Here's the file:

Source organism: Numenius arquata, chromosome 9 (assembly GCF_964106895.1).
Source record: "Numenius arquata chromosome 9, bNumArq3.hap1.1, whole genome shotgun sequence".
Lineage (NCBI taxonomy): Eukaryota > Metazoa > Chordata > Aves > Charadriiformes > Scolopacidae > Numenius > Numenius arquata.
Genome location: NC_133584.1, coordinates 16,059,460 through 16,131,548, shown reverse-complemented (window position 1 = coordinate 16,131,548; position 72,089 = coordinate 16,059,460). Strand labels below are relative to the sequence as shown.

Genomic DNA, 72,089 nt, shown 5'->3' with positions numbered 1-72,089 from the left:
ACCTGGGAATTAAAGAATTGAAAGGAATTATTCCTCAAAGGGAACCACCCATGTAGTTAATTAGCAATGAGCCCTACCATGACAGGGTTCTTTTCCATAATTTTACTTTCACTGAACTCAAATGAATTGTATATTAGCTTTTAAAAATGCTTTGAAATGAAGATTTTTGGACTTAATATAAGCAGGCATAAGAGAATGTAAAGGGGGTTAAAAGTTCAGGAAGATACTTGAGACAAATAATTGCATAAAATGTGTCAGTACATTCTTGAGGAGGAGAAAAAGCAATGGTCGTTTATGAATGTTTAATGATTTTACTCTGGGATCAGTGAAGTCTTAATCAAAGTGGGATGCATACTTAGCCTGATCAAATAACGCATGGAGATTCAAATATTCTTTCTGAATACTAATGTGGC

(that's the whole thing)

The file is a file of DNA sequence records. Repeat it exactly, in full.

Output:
Source organism: Numenius arquata, chromosome 9 (assembly GCF_964106895.1).
Source record: "Numenius arquata chromosome 9, bNumArq3.hap1.1, whole genome shotgun sequence".
Lineage (NCBI taxonomy): Eukaryota > Metazoa > Chordata > Aves > Charadriiformes > Scolopacidae > Numenius > Numenius arquata.
Genome location: NC_133584.1, coordinates 16,059,460 through 16,131,548, shown reverse-complemented (window position 1 = coordinate 16,131,548; position 72,089 = coordinate 16,059,460). Strand labels below are relative to the sequence as shown.

Genomic DNA, 72,089 nt, shown 5'->3' with positions numbered 1-72,089 from the left:
ACCTGGGAATTAAAGAATTGAAAGGAATTATTCCTCAAAGGGAACCACCCATGTAGTTAATTAGCAATGAGCCCTACCATGACAGGGTTCTTTTCCATAATTTTACTTTCACTGAACTCAAATGAATTGTATATTAGCTTTTAAAAATGCTTTGAAATGAAGATTTTTGGACTTAATATAAGCAGGCATAAGAGAATGTAAAGGGGGTTAAAAGTTCAGGAAGATACTTGAGACAAATAATTGCATAAAATGTGTCAGTACATTCTTGAGGAGGAGAAAAAGCAATGGTCGTTTATGAATGTTTAATGATTTTACTCTGGGATCAGTGAAGTCTTAATCAAAGTGGGATGCATACTTAGCCTGATCAAATAACGCATGGAGATTCAAATATTCTTTCTGAATACTAATGTGGC